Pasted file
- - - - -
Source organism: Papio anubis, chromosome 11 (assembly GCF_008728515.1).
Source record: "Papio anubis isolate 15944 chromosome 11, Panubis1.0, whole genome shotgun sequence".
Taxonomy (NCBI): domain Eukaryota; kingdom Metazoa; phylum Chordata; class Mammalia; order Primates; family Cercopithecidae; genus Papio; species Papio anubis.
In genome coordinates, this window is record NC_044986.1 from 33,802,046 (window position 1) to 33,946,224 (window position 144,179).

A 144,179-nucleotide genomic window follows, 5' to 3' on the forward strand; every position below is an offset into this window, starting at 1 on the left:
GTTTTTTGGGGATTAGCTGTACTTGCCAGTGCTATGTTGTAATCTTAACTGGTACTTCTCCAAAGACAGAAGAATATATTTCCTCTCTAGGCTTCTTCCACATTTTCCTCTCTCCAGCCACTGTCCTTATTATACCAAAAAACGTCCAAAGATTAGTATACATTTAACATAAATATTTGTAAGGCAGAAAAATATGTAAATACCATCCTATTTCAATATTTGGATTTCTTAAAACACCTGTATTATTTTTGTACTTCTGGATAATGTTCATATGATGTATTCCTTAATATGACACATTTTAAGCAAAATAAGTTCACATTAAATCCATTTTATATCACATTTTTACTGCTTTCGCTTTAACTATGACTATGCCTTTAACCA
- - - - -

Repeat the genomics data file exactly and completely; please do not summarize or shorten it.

Source organism: Papio anubis, chromosome 11 (assembly GCF_008728515.1).
Source record: "Papio anubis isolate 15944 chromosome 11, Panubis1.0, whole genome shotgun sequence".
Taxonomy (NCBI): domain Eukaryota; kingdom Metazoa; phylum Chordata; class Mammalia; order Primates; family Cercopithecidae; genus Papio; species Papio anubis.
In genome coordinates, this window is record NC_044986.1 from 33,802,046 (window position 1) to 33,946,224 (window position 144,179).

A 144,179-nucleotide genomic window follows, 5' to 3' on the forward strand; every position below is an offset into this window, starting at 1 on the left:
GTTTTTTGGGGATTAGCTGTACTTGCCAGTGCTATGTTGTAATCTTAACTGGTACTTCTCCAAAGACAGAAGAATATATTTCCTCTCTAGGCTTCTTCCACATTTTCCTCTCTCCAGCCACTGTCCTTATTATACCAAAAAACGTCCAAAGATTAGTATACATTTAACATAAATATTTGTAAGGCAGAAAAATATGTAAATACCATCCTATTTCAATATTTGGATTTCTTAAAACACCTGTATTATTTTTGTACTTCTGGATAATGTTCATATGATGTATTCCTTAATATGACACATTTTAAGCAAAATAAGTTCACATTAAATCCATTTTATATCACATTTTTACTGCTTTCGCTTTAACTATGACTATGCCTTTAACCA